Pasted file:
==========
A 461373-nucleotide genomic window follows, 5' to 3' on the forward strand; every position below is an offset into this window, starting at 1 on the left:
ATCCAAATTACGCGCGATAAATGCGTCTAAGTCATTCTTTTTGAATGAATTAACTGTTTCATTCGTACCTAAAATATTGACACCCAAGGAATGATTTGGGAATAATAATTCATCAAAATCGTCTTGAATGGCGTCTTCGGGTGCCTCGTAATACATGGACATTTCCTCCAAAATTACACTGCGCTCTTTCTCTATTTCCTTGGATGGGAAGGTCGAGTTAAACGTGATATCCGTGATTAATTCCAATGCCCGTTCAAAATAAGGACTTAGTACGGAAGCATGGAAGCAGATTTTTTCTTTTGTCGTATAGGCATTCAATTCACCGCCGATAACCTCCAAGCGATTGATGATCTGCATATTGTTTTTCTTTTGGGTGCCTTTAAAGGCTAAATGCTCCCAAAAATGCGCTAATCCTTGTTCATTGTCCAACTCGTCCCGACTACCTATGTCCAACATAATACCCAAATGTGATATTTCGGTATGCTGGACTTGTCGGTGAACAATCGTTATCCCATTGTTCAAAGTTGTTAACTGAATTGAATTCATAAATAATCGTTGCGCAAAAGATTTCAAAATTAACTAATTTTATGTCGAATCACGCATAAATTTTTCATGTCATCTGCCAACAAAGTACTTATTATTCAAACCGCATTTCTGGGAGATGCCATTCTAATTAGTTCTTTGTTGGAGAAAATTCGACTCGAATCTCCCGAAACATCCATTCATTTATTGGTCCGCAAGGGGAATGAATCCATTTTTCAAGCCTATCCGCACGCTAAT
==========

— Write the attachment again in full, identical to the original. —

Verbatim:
A 461373-nucleotide genomic window follows, 5' to 3' on the forward strand; every position below is an offset into this window, starting at 1 on the left:
ATCCAAATTACGCGCGATAAATGCGTCTAAGTCATTCTTTTTGAATGAATTAACTGTTTCATTCGTACCTAAAATATTGACACCCAAGGAATGATTTGGGAATAATAATTCATCAAAATCGTCTTGAATGGCGTCTTCGGGTGCCTCGTAATACATGGACATTTCCTCCAAAATTACACTGCGCTCTTTCTCTATTTCCTTGGATGGGAAGGTCGAGTTAAACGTGATATCCGTGATTAATTCCAATGCCCGTTCAAAATAAGGACTTAGTACGGAAGCATGGAAGCAGATTTTTTCTTTTGTCGTATAGGCATTCAATTCACCGCCGATAACCTCCAAGCGATTGATGATCTGCATATTGTTTTTCTTTTGGGTGCCTTTAAAGGCTAAATGCTCCCAAAAATGCGCTAATCCTTGTTCATTGTCCAACTCGTCCCGACTACCTATGTCCAACATAATACCCAAATGTGATATTTCGGTATGCTGGACTTGTCGGTGAACAATCGTTATCCCATTGTTCAAAGTTGTTAACTGAATTGAATTCATAAATAATCGTTGCGCAAAAGATTTCAAAATTAACTAATTTTATGTCGAATCACGCATAAATTTTTCATGTCATCTGCCAACAAAGTACTTATTATTCAAACCGCATTTCTGGGAGATGCCATTCTAATTAGTTCTTTGTTGGAGAAAATTCGACTCGAATCTCCCGAAACATCCATTCATTTATTGGTCCGCAAGGGGAATGAATCCATTTTTCAAGCCTATCCGCACGCTAAT